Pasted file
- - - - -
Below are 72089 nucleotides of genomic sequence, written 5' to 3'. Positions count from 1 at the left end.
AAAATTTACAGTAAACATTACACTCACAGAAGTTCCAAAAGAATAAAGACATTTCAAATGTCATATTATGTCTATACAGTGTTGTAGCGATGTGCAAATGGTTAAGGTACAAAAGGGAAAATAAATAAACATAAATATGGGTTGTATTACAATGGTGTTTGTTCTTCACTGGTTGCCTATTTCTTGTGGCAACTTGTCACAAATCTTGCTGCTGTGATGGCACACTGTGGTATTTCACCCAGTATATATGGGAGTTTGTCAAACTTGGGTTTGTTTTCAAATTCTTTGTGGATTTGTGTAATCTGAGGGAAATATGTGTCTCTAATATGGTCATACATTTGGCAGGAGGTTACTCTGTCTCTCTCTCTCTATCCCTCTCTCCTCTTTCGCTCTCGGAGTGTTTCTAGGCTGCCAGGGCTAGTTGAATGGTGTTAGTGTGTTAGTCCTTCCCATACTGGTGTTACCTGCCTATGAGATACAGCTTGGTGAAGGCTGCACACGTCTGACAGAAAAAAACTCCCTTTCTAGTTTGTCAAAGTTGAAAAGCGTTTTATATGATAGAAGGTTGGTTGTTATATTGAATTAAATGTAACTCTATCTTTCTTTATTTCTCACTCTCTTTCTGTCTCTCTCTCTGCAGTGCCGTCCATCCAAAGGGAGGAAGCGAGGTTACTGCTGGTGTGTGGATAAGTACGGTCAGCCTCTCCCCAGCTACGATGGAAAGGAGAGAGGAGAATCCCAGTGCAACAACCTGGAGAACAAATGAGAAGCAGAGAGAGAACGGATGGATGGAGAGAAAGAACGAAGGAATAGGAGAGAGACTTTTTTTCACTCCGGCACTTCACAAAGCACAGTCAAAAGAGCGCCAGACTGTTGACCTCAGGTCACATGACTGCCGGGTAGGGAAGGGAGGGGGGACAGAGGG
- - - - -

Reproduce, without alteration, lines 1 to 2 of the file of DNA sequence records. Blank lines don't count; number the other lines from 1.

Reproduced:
Below are 72089 nucleotides of genomic sequence, written 5' to 3'. Positions count from 1 at the left end.
AAAATTTACAGTAAACATTACACTCACAGAAGTTCCAAAAGAATAAAGACATTTCAAATGTCATATTATGTCTATACAGTGTTGTAGCGATGTGCAAATGGTTAAGGTACAAAAGGGAAAATAAATAAACATAAATATGGGTTGTATTACAATGGTGTTTGTTCTTCACTGGTTGCCTATTTCTTGTGGCAACTTGTCACAAATCTTGCTGCTGTGATGGCACACTGTGGTATTTCACCCAGTATATATGGGAGTTTGTCAAACTTGGGTTTGTTTTCAAATTCTTTGTGGATTTGTGTAATCTGAGGGAAATATGTGTCTCTAATATGGTCATACATTTGGCAGGAGGTTACTCTGTCTCTCTCTCTCTATCCCTCTCTCCTCTTTCGCTCTCGGAGTGTTTCTAGGCTGCCAGGGCTAGTTGAATGGTGTTAGTGTGTTAGTCCTTCCCATACTGGTGTTACCTGCCTATGAGATACAGCTTGGTGAAGGCTGCACACGTCTGACAGAAAAAAACTCCCTTTCTAGTTTGTCAAAGTTGAAAAGCGTTTTATATGATAGAAGGTTGGTTGTTATATTGAATTAAATGTAACTCTATCTTTCTTTATTTCTCACTCTCTTTCTGTCTCTCTCTCTGCAGTGCCGTCCATCCAAAGGGAGGAAGCGAGGTTACTGCTGGTGTGTGGATAAGTACGGTCAGCCTCTCCCCAGCTACGATGGAAAGGAGAGAGGAGAATCCCAGTGCAACAACCTGGAGAACAAATGAGAAGCAGAGAGAGAACGGATGGATGGAGAGAAAGAACGAAGGAATAGGAGAGAGACTTTTTTTCACTCCGGCACTTCACAAAGCACAGTCAAAAGAGCGCCAGACTGTTGACCTCAGGTCACATGACTGCCGGGTAGGGAAGGGAGGGGGGACAGAGGG